Qatar’s FIFA World Cup ambassador and former footballer Khalid Salman said in an interview with German broadcaster ZDF on Monday that homosexuality “damages the brain”.
The interview, filmed in Doha less than two weeks before the start of the tournament, was quickly stopped by an official from the World Cup Organizing Committee.
During the interview, Salman was discussing the issue of homosexuality being illegal in Qatar.
Salman told ZDF that being gay is “haram”, which means forbidden according to Islamic law. “It damages the mind,” Salman said.
As many are expected to travel to Qatar for the World Cup, “Let’s talk about gay people,” Salman said.
“The most important thing is, everybody will accept that they came here. But they have to accept our laws,” he said, adding that he was concerned that the children would “become something Can learn what is not good.”
Salman was a Qatari football player in the 1980s and 1990s.
He participated in the 1984 Summer Olympics in Los Angeles and was chosen as one of the ambassadors for the host country of the tournament.
Qatar will host the FIFA World Cup 2022 from November 20 to December 18.
His remarks drew sharp criticism from human rights activist Rasha Younis, senior LGBT rights researcher at Human Rights Watch, who called Salman’s comments “hurtful and unacceptable”.
“The Qatari government’s failure to counter this misinformation has had a significant impact on the lives of Qatar’s #LGBT residents,” he said on Twitter.
It comes as Qatar has been criticized for hosting the football tournament over the Gulf state’s human rights record and mistreatment of foreign workers.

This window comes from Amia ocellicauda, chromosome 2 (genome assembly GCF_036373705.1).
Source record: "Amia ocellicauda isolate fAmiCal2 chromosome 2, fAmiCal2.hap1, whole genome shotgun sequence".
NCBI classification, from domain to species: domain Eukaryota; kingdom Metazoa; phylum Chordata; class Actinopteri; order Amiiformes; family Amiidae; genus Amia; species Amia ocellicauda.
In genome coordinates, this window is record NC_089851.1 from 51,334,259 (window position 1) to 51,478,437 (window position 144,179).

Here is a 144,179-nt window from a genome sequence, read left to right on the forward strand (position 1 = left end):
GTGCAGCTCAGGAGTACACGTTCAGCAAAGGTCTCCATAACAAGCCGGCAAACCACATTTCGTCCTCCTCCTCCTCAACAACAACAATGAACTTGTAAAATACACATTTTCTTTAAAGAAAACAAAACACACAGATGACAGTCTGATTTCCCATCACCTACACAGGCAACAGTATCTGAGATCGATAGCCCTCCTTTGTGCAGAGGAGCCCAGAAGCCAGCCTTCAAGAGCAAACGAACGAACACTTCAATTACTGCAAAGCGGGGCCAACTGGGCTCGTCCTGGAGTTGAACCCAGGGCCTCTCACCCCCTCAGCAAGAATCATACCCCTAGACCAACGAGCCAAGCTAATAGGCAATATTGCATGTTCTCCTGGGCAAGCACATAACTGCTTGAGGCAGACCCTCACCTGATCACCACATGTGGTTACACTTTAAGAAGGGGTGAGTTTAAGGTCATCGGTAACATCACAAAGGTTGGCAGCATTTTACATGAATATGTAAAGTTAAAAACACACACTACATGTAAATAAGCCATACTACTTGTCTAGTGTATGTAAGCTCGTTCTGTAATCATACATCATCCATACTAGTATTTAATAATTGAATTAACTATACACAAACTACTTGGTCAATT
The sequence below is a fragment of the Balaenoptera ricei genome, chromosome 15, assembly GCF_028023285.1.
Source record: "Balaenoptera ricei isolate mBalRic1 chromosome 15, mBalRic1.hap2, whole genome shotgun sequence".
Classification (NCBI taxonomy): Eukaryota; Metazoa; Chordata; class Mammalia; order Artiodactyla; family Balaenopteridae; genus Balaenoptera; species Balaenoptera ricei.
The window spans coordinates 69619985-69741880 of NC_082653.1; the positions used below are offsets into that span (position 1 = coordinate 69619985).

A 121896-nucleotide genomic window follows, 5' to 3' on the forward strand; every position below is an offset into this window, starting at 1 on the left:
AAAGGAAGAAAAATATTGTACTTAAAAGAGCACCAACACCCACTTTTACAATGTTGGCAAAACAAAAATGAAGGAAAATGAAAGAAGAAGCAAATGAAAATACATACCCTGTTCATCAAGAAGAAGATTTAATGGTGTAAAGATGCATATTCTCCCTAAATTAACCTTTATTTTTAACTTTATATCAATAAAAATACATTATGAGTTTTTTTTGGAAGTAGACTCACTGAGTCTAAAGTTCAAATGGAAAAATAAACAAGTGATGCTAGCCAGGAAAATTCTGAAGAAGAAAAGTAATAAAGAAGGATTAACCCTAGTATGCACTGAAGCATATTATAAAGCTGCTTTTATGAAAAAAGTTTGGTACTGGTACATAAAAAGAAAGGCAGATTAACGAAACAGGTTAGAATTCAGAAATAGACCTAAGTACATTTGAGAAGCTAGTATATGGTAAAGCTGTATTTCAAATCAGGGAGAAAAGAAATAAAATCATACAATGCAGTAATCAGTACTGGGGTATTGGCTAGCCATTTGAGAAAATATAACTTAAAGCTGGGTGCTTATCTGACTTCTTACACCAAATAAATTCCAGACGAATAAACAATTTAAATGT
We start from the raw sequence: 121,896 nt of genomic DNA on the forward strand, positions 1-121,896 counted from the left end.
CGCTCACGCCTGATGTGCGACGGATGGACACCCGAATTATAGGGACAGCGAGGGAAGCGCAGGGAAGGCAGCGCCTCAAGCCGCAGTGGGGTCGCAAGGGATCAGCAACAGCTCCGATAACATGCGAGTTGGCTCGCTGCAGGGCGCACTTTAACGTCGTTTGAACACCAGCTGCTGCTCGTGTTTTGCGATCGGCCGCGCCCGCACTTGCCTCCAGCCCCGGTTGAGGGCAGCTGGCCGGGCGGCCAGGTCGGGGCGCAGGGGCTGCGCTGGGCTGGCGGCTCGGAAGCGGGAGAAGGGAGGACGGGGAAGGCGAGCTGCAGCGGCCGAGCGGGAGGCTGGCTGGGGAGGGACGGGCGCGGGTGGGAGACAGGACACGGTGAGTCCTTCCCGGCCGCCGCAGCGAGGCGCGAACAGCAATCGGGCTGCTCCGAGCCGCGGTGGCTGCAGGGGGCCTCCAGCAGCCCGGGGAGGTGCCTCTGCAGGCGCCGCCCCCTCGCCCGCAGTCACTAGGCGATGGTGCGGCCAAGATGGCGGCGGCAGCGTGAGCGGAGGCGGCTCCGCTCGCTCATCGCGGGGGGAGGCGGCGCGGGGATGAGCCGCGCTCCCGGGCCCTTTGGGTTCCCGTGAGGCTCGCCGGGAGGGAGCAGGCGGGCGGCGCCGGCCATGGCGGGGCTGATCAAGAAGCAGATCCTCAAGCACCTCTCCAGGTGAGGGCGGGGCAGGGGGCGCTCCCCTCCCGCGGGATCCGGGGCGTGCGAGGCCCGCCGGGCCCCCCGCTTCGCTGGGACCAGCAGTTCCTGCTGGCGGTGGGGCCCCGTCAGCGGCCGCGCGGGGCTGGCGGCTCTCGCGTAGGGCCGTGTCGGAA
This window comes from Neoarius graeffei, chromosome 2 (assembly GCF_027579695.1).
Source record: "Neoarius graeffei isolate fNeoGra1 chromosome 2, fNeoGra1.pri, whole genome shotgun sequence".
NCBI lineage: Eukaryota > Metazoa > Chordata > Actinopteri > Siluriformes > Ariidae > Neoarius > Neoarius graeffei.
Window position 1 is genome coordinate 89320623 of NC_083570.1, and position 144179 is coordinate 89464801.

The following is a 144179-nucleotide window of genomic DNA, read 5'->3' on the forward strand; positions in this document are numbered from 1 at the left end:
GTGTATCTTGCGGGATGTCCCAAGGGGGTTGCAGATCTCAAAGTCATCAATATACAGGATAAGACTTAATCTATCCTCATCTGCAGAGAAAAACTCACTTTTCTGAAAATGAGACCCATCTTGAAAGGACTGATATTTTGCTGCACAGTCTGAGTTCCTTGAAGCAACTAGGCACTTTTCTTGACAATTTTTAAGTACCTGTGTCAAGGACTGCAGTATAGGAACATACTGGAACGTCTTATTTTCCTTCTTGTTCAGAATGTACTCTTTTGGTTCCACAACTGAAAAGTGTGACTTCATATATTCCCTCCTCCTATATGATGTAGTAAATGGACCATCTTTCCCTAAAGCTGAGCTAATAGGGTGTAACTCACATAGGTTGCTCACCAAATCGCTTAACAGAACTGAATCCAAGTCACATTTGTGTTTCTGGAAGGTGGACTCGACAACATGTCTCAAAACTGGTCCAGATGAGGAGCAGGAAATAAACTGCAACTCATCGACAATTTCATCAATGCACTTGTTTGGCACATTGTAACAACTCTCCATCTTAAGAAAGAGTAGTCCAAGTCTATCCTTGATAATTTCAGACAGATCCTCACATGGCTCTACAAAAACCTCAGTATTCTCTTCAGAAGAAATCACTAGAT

Earlier this month, soccer’s world governing body FIFA urged countries participating in the 2022 World Cup to focus on soccer when the tournament begins.
FIFA confirmed to CNN that a letter signed by FIFA president Gianni Infantino and the governing body’s secretary general Fatima Samura was sent to the 32 nations participating in the world exhibition on Thursday, but would not reveal its contents.
“If Gianni Infantino wants the world to ‘focus on football’, there’s a simple solution: FIFA can finally start tackling serious human rights issues instead of sweeping them under the carpet,” Steve Cockburn, head of economic and economic affairs at Amnesty International, said: social justice.
“The first step is to publicly commit to a fund to compensate migrant workers before the tournament begins and to ensure that LGBT people are not discriminated against or harassed. This is shocking. They haven’t done that yet.
“Gianni Infantino is right to say that ‘football does not exist in a vacuum.’ Millions of workers have suffered abuses to make this tournament possible and their rights cannot be forgotten or denied.
“They deserve justice and compensation, not empty words, and time is running out.”